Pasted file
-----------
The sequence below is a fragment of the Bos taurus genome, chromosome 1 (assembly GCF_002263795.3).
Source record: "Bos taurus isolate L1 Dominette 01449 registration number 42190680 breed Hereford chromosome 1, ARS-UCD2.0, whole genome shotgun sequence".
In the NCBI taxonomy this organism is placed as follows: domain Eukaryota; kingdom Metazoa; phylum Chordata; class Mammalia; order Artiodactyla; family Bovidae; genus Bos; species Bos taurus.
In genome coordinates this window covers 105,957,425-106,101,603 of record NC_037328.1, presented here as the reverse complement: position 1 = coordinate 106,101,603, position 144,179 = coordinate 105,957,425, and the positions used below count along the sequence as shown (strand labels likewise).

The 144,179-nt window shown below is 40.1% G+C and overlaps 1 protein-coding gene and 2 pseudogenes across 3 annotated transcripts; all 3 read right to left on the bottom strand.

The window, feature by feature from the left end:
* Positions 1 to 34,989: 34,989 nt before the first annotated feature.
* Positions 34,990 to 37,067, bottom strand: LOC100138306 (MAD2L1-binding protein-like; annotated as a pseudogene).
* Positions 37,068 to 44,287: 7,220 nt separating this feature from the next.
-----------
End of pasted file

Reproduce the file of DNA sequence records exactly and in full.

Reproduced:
The sequence below is a fragment of the Bos taurus genome, chromosome 1 (assembly GCF_002263795.3).
Source record: "Bos taurus isolate L1 Dominette 01449 registration number 42190680 breed Hereford chromosome 1, ARS-UCD2.0, whole genome shotgun sequence".
In the NCBI taxonomy this organism is placed as follows: domain Eukaryota; kingdom Metazoa; phylum Chordata; class Mammalia; order Artiodactyla; family Bovidae; genus Bos; species Bos taurus.
In genome coordinates this window covers 105,957,425-106,101,603 of record NC_037328.1, presented here as the reverse complement: position 1 = coordinate 106,101,603, position 144,179 = coordinate 105,957,425, and the positions used below count along the sequence as shown (strand labels likewise).

The 144,179-nt window shown below is 40.1% G+C and overlaps 1 protein-coding gene and 2 pseudogenes across 3 annotated transcripts; all 3 read right to left on the bottom strand.

The window, feature by feature from the left end:
* Positions 1 to 34,989: 34,989 nt before the first annotated feature.
* Positions 34,990 to 37,067, bottom strand: LOC100138306 (MAD2L1-binding protein-like; annotated as a pseudogene).
* Positions 37,068 to 44,287: 7,220 nt separating this feature from the next.